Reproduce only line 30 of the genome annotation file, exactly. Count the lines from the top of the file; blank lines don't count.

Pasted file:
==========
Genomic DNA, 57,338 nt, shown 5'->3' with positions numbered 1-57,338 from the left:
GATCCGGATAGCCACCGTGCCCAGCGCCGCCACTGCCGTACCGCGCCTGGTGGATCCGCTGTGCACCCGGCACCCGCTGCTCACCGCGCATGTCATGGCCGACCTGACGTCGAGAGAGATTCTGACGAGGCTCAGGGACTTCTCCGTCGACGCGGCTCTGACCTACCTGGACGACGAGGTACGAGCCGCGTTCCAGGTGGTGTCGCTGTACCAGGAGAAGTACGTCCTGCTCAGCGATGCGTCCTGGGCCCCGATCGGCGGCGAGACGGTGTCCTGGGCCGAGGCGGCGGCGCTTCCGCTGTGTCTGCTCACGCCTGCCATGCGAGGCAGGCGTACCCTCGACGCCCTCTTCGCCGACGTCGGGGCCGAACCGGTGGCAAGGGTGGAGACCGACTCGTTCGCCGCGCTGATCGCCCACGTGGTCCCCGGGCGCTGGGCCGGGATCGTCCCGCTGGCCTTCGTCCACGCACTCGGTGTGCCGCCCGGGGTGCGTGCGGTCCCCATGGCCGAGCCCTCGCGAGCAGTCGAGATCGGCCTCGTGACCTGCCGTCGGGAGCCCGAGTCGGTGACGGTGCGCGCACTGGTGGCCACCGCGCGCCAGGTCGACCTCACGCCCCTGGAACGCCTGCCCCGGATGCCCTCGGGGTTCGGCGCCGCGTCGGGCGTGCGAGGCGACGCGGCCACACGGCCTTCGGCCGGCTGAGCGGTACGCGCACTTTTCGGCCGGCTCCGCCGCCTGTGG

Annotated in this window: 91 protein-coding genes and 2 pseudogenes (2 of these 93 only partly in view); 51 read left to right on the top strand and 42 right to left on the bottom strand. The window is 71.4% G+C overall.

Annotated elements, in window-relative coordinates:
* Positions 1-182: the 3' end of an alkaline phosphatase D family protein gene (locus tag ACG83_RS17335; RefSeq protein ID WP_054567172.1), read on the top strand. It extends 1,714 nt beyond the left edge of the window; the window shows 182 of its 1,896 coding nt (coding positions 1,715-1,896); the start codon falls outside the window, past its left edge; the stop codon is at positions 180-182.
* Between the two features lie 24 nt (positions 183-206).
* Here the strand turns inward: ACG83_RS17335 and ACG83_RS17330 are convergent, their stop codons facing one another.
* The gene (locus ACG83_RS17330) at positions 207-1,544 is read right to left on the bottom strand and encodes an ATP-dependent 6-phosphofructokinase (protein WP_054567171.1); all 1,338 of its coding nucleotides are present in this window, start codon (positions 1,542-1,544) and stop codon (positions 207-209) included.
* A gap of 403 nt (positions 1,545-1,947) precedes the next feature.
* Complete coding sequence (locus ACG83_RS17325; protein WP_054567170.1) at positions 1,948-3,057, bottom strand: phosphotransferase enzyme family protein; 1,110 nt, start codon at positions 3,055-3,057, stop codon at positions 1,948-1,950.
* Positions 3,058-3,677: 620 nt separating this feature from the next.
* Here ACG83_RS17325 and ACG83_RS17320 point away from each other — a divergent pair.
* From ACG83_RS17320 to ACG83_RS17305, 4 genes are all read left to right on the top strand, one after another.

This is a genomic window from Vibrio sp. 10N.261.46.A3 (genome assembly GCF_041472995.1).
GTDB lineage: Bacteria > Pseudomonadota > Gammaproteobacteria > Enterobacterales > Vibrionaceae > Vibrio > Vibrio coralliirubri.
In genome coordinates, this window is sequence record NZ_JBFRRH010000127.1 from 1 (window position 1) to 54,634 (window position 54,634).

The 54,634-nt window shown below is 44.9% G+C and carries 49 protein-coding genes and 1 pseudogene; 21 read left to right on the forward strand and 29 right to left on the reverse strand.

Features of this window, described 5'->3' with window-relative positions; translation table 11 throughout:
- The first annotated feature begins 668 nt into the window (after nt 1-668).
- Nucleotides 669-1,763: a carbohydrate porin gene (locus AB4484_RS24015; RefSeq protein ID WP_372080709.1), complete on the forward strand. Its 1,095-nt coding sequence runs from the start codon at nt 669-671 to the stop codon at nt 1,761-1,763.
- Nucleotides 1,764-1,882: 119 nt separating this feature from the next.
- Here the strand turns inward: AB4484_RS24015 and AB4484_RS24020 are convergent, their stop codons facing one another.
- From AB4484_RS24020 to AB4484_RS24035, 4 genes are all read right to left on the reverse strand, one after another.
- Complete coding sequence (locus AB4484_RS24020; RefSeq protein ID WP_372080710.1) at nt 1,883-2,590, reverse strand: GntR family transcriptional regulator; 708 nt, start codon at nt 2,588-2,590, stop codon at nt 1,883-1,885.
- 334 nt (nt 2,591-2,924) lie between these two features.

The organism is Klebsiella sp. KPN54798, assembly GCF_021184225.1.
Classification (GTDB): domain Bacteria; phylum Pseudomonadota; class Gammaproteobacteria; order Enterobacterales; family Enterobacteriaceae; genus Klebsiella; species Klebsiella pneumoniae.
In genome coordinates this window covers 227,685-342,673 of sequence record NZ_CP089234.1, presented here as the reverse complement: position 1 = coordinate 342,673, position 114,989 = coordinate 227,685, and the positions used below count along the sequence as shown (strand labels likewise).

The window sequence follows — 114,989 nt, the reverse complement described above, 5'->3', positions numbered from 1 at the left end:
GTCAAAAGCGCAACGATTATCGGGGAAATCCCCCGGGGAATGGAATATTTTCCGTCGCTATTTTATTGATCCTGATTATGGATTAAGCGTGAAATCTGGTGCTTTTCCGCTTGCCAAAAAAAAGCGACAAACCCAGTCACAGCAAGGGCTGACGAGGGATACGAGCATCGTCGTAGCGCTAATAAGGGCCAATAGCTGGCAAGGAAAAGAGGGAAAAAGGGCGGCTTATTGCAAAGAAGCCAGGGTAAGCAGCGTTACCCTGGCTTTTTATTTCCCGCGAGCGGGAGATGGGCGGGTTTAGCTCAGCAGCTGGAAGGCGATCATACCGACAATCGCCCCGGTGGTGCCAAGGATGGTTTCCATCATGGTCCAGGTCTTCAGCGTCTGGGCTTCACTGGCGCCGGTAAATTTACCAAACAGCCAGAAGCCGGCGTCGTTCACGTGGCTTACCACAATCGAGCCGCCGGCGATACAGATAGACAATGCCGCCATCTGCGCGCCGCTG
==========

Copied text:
GTCAAAAGCGCAACGATTATCGGGGAAATCCCCCGGGGAATGGAATATTTTCCGTCGCTATTTTATTGATCCTGATTATGGATTAAGCGTGAAATCTGGTGCTTTTCCGCTTGCCAAAAAAAAGCGACAAACCCAGTCACAGCAAGGGCTGACGAGGGATACGAGCATCGTCGTAGCGCTAATAAGGGCCAATAGCTGGCAAGGAAAAGAGGGAAAAAGGGCGGCTTATTGCAAAGAAGCCAGGGTAAGCAGCGTTACCCTGGCTTTTTATTTCCCGCGAGCGGGAGATGGGCGGGTTTAGCTCAGCAGCTGGAAGGCGATCATACCGACAATCGCCCCGGTGGTGCCAAGGATGGTTTCCATCATGGTCCAGGTCTTCAGCGTCTGGGCTTCACTGGCGCCGGTAAATTTACCAAACAGCCAGAAGCCGGCGTCGTTCACGTGGCTTACCACAATCGAGCCGCCGGCGATACAGATAGACAATGCCGCCATCTGCGCGCCGCTG